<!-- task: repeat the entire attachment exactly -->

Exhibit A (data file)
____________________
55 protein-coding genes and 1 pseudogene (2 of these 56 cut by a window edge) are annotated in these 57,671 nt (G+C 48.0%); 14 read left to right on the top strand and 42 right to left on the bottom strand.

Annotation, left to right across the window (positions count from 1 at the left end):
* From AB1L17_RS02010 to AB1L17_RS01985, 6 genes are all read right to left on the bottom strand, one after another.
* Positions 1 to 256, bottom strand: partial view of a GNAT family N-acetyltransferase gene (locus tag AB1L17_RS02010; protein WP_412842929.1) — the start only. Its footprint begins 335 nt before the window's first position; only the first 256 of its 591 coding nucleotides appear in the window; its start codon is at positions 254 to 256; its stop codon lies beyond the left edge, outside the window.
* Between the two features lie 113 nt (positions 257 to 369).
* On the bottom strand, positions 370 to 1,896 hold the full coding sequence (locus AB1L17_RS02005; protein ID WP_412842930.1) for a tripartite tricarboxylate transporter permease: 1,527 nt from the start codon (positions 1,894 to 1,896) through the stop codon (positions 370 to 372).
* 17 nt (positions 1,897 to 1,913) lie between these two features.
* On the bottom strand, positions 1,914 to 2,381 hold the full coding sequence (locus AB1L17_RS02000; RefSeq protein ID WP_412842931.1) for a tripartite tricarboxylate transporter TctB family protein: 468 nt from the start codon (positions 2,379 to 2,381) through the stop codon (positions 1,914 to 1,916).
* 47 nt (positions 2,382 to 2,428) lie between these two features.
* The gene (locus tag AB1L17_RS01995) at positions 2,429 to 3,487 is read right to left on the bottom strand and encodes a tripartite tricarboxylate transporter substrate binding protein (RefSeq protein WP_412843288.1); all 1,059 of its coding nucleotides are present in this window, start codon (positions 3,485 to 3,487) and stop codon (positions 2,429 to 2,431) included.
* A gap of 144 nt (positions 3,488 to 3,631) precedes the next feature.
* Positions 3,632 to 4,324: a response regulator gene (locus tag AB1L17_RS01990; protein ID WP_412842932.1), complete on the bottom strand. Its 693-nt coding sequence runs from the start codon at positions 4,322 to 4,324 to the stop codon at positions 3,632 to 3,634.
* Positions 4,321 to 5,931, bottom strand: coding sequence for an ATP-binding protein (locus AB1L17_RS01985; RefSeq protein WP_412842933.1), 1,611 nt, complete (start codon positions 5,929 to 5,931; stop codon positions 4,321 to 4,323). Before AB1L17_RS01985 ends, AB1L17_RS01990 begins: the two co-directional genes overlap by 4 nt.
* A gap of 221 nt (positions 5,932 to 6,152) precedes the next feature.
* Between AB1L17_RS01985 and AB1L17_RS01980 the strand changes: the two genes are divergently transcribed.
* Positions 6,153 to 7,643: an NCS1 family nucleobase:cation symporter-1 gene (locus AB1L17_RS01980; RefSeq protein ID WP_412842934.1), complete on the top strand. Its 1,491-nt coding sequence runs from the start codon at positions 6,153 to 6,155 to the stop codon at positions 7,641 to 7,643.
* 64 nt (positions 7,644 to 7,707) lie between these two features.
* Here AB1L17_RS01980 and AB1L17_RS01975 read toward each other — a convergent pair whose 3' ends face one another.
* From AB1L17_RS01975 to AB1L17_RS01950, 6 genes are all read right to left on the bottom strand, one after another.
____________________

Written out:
55 protein-coding genes and 1 pseudogene (2 of these 56 cut by a window edge) are annotated in these 57,671 nt (G+C 48.0%); 14 read left to right on the top strand and 42 right to left on the bottom strand.

Annotation, left to right across the window (positions count from 1 at the left end):
* From AB1L17_RS02010 to AB1L17_RS01985, 6 genes are all read right to left on the bottom strand, one after another.
* Positions 1 to 256, bottom strand: partial view of a GNAT family N-acetyltransferase gene (locus tag AB1L17_RS02010; protein WP_412842929.1) — the start only. Its footprint begins 335 nt before the window's first position; only the first 256 of its 591 coding nucleotides appear in the window; its start codon is at positions 254 to 256; its stop codon lies beyond the left edge, outside the window.
* Between the two features lie 113 nt (positions 257 to 369).
* On the bottom strand, positions 370 to 1,896 hold the full coding sequence (locus AB1L17_RS02005; protein ID WP_412842930.1) for a tripartite tricarboxylate transporter permease: 1,527 nt from the start codon (positions 1,894 to 1,896) through the stop codon (positions 370 to 372).
* 17 nt (positions 1,897 to 1,913) lie between these two features.
* On the bottom strand, positions 1,914 to 2,381 hold the full coding sequence (locus AB1L17_RS02000; RefSeq protein ID WP_412842931.1) for a tripartite tricarboxylate transporter TctB family protein: 468 nt from the start codon (positions 2,379 to 2,381) through the stop codon (positions 1,914 to 1,916).
* 47 nt (positions 2,382 to 2,428) lie between these two features.
* The gene (locus tag AB1L17_RS01995) at positions 2,429 to 3,487 is read right to left on the bottom strand and encodes a tripartite tricarboxylate transporter substrate binding protein (RefSeq protein WP_412843288.1); all 1,059 of its coding nucleotides are present in this window, start codon (positions 3,485 to 3,487) and stop codon (positions 2,429 to 2,431) included.
* A gap of 144 nt (positions 3,488 to 3,631) precedes the next feature.
* Positions 3,632 to 4,324: a response regulator gene (locus tag AB1L17_RS01990; protein ID WP_412842932.1), complete on the bottom strand. Its 693-nt coding sequence runs from the start codon at positions 4,322 to 4,324 to the stop codon at positions 3,632 to 3,634.
* Positions 4,321 to 5,931, bottom strand: coding sequence for an ATP-binding protein (locus AB1L17_RS01985; RefSeq protein WP_412842933.1), 1,611 nt, complete (start codon positions 5,929 to 5,931; stop codon positions 4,321 to 4,323). Before AB1L17_RS01985 ends, AB1L17_RS01990 begins: the two co-directional genes overlap by 4 nt.
* A gap of 221 nt (positions 5,932 to 6,152) precedes the next feature.
* Between AB1L17_RS01985 and AB1L17_RS01980 the strand changes: the two genes are divergently transcribed.
* Positions 6,153 to 7,643: an NCS1 family nucleobase:cation symporter-1 gene (locus AB1L17_RS01980; RefSeq protein ID WP_412842934.1), complete on the top strand. Its 1,491-nt coding sequence runs from the start codon at positions 6,153 to 6,155 to the stop codon at positions 7,641 to 7,643.
* 64 nt (positions 7,644 to 7,707) lie between these two features.
* Here AB1L17_RS01980 and AB1L17_RS01975 read toward each other — a convergent pair whose 3' ends face one another.
* From AB1L17_RS01975 to AB1L17_RS01950, 6 genes are all read right to left on the bottom strand, one after another.